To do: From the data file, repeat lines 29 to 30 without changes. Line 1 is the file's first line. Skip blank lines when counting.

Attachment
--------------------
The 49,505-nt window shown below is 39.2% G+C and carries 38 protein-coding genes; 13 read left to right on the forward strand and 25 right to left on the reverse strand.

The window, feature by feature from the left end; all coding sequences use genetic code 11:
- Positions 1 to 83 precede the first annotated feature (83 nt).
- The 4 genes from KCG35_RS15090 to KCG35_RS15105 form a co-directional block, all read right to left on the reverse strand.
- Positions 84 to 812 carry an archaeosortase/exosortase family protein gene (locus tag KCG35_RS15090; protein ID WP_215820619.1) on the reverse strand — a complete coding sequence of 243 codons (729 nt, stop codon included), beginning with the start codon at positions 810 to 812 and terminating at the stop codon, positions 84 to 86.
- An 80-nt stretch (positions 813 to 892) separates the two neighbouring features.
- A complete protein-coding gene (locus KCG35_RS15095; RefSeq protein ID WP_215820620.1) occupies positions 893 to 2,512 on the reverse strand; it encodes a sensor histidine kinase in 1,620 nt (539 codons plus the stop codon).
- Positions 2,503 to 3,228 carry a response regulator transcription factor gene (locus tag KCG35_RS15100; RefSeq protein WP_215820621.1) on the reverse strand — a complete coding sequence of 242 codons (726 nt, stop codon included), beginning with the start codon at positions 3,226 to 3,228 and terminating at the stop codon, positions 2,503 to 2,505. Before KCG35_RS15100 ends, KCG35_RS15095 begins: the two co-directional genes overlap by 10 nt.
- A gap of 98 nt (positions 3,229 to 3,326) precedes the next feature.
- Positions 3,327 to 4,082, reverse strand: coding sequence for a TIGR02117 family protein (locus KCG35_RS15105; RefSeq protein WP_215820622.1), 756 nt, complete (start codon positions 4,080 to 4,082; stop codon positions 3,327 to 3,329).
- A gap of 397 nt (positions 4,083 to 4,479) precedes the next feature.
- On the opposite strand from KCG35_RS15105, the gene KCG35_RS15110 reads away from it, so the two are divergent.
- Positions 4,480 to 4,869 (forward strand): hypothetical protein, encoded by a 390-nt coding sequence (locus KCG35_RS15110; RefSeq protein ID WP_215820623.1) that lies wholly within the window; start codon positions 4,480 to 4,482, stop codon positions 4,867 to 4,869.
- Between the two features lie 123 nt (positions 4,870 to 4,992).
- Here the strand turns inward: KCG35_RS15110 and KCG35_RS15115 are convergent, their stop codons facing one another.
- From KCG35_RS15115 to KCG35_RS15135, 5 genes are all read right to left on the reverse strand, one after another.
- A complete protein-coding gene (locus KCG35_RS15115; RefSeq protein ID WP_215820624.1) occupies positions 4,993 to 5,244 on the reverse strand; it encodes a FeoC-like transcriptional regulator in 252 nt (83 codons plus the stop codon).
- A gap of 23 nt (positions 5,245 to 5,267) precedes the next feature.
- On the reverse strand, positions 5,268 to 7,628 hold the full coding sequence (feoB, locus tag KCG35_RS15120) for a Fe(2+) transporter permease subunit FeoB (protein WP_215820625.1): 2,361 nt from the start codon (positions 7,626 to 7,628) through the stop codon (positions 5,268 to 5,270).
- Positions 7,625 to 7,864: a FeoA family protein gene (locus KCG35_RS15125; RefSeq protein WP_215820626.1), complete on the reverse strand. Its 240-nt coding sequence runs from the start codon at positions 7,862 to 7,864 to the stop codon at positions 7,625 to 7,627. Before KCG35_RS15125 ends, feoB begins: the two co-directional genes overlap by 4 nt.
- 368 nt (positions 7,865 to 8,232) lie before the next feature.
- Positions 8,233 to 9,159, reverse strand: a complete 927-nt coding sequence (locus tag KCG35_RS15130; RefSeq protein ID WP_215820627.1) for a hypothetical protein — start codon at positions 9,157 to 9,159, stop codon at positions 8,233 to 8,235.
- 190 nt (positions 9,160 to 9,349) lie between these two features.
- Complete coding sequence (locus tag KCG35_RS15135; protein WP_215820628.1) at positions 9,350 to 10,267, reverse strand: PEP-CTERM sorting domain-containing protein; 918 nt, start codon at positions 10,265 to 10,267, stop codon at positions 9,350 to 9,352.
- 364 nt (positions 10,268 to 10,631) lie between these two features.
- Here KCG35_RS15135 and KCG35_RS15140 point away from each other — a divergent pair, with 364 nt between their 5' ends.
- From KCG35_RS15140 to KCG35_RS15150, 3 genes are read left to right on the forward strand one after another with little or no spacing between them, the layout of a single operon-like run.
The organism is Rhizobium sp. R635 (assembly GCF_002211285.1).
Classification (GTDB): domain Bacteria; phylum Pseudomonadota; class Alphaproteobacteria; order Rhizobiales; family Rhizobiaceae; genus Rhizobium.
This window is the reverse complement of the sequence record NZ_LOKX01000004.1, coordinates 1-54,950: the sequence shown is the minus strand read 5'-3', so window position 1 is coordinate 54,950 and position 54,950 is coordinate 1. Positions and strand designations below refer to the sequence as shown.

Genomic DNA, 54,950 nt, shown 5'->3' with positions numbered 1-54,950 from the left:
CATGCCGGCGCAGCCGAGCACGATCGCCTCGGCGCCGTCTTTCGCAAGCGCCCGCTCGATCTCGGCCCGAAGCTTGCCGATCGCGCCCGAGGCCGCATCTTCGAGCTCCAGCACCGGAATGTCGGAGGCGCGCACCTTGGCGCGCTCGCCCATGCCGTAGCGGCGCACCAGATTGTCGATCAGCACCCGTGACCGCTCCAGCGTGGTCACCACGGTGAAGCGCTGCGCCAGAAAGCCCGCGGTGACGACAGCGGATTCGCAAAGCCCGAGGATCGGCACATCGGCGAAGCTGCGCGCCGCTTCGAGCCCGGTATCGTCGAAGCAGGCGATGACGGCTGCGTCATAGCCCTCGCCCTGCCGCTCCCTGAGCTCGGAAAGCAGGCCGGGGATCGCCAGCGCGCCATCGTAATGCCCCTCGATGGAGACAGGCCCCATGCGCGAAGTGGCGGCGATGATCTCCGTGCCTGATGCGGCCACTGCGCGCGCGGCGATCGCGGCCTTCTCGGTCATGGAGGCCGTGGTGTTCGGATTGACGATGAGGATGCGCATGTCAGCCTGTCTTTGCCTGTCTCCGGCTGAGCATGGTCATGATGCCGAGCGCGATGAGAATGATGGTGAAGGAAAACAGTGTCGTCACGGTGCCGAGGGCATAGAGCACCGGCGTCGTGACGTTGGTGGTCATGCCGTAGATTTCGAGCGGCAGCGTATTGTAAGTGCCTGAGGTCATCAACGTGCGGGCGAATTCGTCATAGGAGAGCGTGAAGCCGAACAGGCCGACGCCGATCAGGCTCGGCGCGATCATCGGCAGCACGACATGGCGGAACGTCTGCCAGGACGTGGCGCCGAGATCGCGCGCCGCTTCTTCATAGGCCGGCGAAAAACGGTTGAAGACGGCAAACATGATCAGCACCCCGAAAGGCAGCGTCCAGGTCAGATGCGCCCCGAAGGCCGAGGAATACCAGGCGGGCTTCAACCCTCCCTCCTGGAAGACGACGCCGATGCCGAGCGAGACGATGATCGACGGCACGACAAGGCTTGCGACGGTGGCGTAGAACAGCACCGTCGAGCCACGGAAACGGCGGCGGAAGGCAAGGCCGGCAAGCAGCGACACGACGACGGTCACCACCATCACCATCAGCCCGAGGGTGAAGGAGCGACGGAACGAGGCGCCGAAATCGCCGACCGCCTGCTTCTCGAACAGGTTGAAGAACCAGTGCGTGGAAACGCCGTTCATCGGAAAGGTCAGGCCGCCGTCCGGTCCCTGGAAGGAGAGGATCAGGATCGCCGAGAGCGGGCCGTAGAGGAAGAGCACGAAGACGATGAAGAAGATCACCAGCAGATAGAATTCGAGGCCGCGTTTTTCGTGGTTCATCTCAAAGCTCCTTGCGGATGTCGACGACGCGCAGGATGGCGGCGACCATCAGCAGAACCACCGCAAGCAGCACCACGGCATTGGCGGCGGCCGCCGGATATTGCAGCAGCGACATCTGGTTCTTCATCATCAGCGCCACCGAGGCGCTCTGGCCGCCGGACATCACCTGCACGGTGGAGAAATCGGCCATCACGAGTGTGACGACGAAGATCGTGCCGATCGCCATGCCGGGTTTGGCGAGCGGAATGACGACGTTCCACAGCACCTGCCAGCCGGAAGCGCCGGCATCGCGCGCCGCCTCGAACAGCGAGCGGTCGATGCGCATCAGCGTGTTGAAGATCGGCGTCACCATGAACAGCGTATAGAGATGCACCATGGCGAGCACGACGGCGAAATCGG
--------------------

Classification (GTDB): domain Bacteria; phylum Pseudomonadota; class Alphaproteobacteria; order Rhizobiales; family Rhizobiaceae; genus Rhizobium.
This window is the reverse complement of the sequence record NZ_LOKX01000004.1, coordinates 1-54,950: the sequence shown is the minus strand read 5'-3', so window position 1 is coordinate 54,950 and position 54,950 is coordinate 1. Positions and strand designations below refer to the sequence as shown.